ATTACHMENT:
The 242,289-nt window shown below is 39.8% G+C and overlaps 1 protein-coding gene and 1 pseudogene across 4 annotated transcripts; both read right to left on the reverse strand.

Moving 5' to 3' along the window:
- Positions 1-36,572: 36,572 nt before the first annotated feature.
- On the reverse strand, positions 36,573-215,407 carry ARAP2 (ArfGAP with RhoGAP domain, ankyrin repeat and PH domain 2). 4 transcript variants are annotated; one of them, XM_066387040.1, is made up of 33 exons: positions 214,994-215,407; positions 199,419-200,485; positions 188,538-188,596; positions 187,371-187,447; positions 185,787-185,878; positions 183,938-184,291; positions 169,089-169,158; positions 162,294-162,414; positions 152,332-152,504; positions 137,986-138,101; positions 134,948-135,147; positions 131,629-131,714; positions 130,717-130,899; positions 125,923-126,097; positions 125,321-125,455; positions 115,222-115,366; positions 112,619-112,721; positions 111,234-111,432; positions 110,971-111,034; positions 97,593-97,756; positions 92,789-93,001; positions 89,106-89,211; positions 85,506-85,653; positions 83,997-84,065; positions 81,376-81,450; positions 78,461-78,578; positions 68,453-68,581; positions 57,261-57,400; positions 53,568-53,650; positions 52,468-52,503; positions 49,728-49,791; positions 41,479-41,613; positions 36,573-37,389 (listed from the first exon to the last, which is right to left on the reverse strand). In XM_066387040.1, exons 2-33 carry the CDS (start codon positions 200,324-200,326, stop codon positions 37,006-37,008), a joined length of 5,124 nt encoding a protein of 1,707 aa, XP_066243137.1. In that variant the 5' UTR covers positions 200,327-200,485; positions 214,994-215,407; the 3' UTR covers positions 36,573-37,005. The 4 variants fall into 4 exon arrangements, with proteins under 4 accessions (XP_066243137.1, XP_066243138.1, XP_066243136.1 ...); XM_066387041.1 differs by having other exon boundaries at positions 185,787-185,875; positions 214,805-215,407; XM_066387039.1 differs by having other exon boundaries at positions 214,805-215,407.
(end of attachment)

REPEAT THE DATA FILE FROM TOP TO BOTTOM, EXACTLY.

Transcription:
The 242,289-nt window shown below is 39.8% G+C and overlaps 1 protein-coding gene and 1 pseudogene across 4 annotated transcripts; both read right to left on the reverse strand.

Moving 5' to 3' along the window:
- Positions 1-36,572: 36,572 nt before the first annotated feature.
- On the reverse strand, positions 36,573-215,407 carry ARAP2 (ArfGAP with RhoGAP domain, ankyrin repeat and PH domain 2). 4 transcript variants are annotated; one of them, XM_066387040.1, is made up of 33 exons: positions 214,994-215,407; positions 199,419-200,485; positions 188,538-188,596; positions 187,371-187,447; positions 185,787-185,878; positions 183,938-184,291; positions 169,089-169,158; positions 162,294-162,414; positions 152,332-152,504; positions 137,986-138,101; positions 134,948-135,147; positions 131,629-131,714; positions 130,717-130,899; positions 125,923-126,097; positions 125,321-125,455; positions 115,222-115,366; positions 112,619-112,721; positions 111,234-111,432; positions 110,971-111,034; positions 97,593-97,756; positions 92,789-93,001; positions 89,106-89,211; positions 85,506-85,653; positions 83,997-84,065; positions 81,376-81,450; positions 78,461-78,578; positions 68,453-68,581; positions 57,261-57,400; positions 53,568-53,650; positions 52,468-52,503; positions 49,728-49,791; positions 41,479-41,613; positions 36,573-37,389 (listed from the first exon to the last, which is right to left on the reverse strand). In XM_066387040.1, exons 2-33 carry the CDS (start codon positions 200,324-200,326, stop codon positions 37,006-37,008), a joined length of 5,124 nt encoding a protein of 1,707 aa, XP_066243137.1. In that variant the 5' UTR covers positions 200,327-200,485; positions 214,994-215,407; the 3' UTR covers positions 36,573-37,005. The 4 variants fall into 4 exon arrangements, with proteins under 4 accessions (XP_066243137.1, XP_066243138.1, XP_066243136.1 ...); XM_066387041.1 differs by having other exon boundaries at positions 185,787-185,875; positions 214,805-215,407; XM_066387039.1 differs by having other exon boundaries at positions 214,805-215,407.